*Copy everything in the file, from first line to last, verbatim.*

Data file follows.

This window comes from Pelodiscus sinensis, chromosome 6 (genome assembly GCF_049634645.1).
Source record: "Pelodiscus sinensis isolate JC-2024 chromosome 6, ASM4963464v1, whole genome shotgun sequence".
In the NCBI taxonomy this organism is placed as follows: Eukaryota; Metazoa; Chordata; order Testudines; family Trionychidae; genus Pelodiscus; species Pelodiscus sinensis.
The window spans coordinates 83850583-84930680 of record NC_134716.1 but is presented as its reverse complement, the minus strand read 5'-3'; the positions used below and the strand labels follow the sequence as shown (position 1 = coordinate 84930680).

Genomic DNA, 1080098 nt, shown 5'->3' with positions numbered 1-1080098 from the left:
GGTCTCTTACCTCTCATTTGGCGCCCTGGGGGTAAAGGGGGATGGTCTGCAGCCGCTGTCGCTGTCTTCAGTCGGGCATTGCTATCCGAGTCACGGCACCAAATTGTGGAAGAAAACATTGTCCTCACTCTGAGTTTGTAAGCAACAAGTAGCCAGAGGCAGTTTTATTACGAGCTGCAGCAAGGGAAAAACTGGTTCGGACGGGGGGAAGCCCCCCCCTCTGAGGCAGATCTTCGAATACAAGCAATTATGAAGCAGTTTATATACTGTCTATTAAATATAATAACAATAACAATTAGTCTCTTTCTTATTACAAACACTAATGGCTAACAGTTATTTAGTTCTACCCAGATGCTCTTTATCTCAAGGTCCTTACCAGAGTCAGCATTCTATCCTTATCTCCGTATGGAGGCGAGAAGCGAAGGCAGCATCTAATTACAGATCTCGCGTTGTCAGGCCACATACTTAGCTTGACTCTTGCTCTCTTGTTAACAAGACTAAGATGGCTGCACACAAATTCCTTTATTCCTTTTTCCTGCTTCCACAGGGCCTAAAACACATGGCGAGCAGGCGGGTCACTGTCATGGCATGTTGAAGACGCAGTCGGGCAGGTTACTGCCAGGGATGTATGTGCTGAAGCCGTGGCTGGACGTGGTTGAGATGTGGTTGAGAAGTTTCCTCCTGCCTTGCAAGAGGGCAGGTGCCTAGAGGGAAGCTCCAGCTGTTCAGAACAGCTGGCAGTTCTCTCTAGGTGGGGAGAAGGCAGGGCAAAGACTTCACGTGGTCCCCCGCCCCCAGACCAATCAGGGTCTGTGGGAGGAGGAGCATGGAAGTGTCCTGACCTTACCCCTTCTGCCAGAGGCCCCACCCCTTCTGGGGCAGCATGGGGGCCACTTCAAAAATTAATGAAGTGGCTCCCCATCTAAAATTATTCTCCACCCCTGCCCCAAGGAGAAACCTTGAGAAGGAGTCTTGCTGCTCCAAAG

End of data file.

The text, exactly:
This window comes from Pelodiscus sinensis, chromosome 6 (genome assembly GCF_049634645.1).
Source record: "Pelodiscus sinensis isolate JC-2024 chromosome 6, ASM4963464v1, whole genome shotgun sequence".
In the NCBI taxonomy this organism is placed as follows: Eukaryota; Metazoa; Chordata; order Testudines; family Trionychidae; genus Pelodiscus; species Pelodiscus sinensis.
The window spans coordinates 83850583-84930680 of record NC_134716.1 but is presented as its reverse complement, the minus strand read 5'-3'; the positions used below and the strand labels follow the sequence as shown (position 1 = coordinate 84930680).

Genomic DNA, 1080098 nt, shown 5'->3' with positions numbered 1-1080098 from the left:
GGTCTCTTACCTCTCATTTGGCGCCCTGGGGGTAAAGGGGGATGGTCTGCAGCCGCTGTCGCTGTCTTCAGTCGGGCATTGCTATCCGAGTCACGGCACCAAATTGTGGAAGAAAACATTGTCCTCACTCTGAGTTTGTAAGCAACAAGTAGCCAGAGGCAGTTTTATTACGAGCTGCAGCAAGGGAAAAACTGGTTCGGACGGGGGGAAGCCCCCCCCTCTGAGGCAGATCTTCGAATACAAGCAATTATGAAGCAGTTTATATACTGTCTATTAAATATAATAACAATAACAATTAGTCTCTTTCTTATTACAAACACTAATGGCTAACAGTTATTTAGTTCTACCCAGATGCTCTTTATCTCAAGGTCCTTACCAGAGTCAGCATTCTATCCTTATCTCCGTATGGAGGCGAGAAGCGAAGGCAGCATCTAATTACAGATCTCGCGTTGTCAGGCCACATACTTAGCTTGACTCTTGCTCTCTTGTTAACAAGACTAAGATGGCTGCACACAAATTCCTTTATTCCTTTTTCCTGCTTCCACAGGGCCTAAAACACATGGCGAGCAGGCGGGTCACTGTCATGGCATGTTGAAGACGCAGTCGGGCAGGTTACTGCCAGGGATGTATGTGCTGAAGCCGTGGCTGGACGTGGTTGAGATGTGGTTGAGAAGTTTCCTCCTGCCTTGCAAGAGGGCAGGTGCCTAGAGGGAAGCTCCAGCTGTTCAGAACAGCTGGCAGTTCTCTCTAGGTGGGGAGAAGGCAGGGCAAAGACTTCACGTGGTCCCCCGCCCCCAGACCAATCAGGGTCTGTGGGAGGAGGAGCATGGAAGTGTCCTGACCTTACCCCTTCTGCCAGAGGCCCCACCCCTTCTGGGGCAGCATGGGGGCCACTTCAAAAATTAATGAAGTGGCTCCCCATCTAAAATTATTCTCCACCCCTGCCCCAAGGAGAAACCTTGAGAAGGAGTCTTGCTGCTCCAAAG